Newsletters

The Bright & Carpenter Consulting newsletter takes you into the Statehouse and gives you an update on legislative and executive branch issues. Click on each newsletter heading to view.

image of Kansas Statehouse for the legislative updates

May 2020 COVID Update

“Governor Kelly during her press conference this afternoon announced that she will VETO House Bill 2054, which the Legislature passed last Thursday during the one-day Veto Session and Sine Die adjournment. The bill included several COVID-recovery provisions, most notably limiting the Governor’s powers during a state emergency.”

Sine Die 2020 Newsletter

“The most pressing issue the Legislature may consider is a proposal to limit the Governor’s powers during a state emergency. The State Finance Council last week denied Governor Kelly’s 30-day extension of her emergency declaration now set to expire May 26. Republican leadership has been critical of her emergency orders and the “Reopen Kansas” plan, which they consider to be too restrictive on business and harmful to the state’s economy.”

Also in this issue: House and Senate Tax Committee, Commerce Committee, Judiciary Committee, FI & I Committee, and Veto Session

January 2020 Newsletter

“With tax revenues exceeding estimates almost every month this fiscal year, expect to see some tension around how that excess money is spent. From expanding state government programs to providing tax cuts to their constituents, legislators are coming back with their ideas and proposals in hand.”

Also in this issue: live streaming from the Statehouse and the Kansas State Library

January 2019 Newsletter

“The Kansas House and Senate leadership have indicated that there will be a focus on issues that did not get passed during the 2018 Session. Passage of a tax bill will be a top priority.”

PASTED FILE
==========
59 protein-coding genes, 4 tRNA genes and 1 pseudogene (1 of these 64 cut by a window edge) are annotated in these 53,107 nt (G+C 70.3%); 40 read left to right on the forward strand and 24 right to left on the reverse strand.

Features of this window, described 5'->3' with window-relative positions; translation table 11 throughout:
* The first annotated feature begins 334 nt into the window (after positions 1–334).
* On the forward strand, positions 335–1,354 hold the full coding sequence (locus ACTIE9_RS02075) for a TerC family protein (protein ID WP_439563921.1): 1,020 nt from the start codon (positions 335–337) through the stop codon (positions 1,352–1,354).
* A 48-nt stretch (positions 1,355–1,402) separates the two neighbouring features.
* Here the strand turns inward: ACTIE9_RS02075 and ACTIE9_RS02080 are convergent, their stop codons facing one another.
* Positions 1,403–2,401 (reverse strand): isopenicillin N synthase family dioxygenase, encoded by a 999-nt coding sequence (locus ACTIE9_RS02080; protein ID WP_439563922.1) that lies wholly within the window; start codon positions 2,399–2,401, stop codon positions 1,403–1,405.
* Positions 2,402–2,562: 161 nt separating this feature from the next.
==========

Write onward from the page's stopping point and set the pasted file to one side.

Also in this issue: 2018 elections and seat party changes, and legislative advocacy 101

January 2018 Newsletter

“Other issues such as transportation funding, prison funding, Medicaid expansion, the disabled waiting list, workforce training and economic development programs need to be addressed during the 2018 Session. However, these issues have once again taken a back seat to the education debate despite the growing need for attention and an increase in funding.”

Also in this issue: Brownback administration changes and 2018 elections

January 2017 Newsletter

“Expectations are that the 2017 Session will be longer than the usual 90-day session, with at least 100 days already approved. In addition, more than one-third of the legislature is new, including several new committee chairs and new members. With so many new legislators facing some of the most complicated issues in years, there is uncertainty how the major issues of the session, such as budget cuts, tax reforms, school finance formula and Medicaid expansion, will be addressed.”

Also in this issue: 2017 legislative session issues, House & Senate Leadership, and Kansas Legislature 101

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